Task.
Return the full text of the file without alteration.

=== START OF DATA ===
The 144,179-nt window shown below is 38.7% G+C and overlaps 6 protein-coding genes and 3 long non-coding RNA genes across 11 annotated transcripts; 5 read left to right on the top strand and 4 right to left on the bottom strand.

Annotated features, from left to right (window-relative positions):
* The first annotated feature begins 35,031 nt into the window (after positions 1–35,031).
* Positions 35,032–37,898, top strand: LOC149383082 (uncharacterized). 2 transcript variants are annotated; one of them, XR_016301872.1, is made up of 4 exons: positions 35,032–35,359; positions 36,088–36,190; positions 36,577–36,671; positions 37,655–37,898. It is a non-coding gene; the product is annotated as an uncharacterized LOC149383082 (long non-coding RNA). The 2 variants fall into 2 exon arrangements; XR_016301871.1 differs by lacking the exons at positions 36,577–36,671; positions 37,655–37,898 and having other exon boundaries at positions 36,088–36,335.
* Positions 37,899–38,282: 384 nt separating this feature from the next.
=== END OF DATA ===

The 144,179-nt window shown below is 38.7% G+C and overlaps 6 protein-coding genes and 3 long non-coding RNA genes across 11 annotated transcripts; 5 read left to right on the top strand and 4 right to left on the bottom strand.

Annotated features, from left to right (window-relative positions):
* The first annotated feature begins 35,031 nt into the window (after positions 1–35,031).
* Positions 35,032–37,898, top strand: LOC149383082 (uncharacterized). 2 transcript variants are annotated; one of them, XR_016301872.1, is made up of 4 exons: positions 35,032–35,359; positions 36,088–36,190; positions 36,577–36,671; positions 37,655–37,898. It is a non-coding gene; the product is annotated as an uncharacterized LOC149383082 (long non-coding RNA). The 2 variants fall into 2 exon arrangements; XR_016301871.1 differs by lacking the exons at positions 36,577–36,671; positions 37,655–37,898 and having other exon boundaries at positions 36,088–36,335.
* Positions 37,899–38,282: 384 nt separating this feature from the next.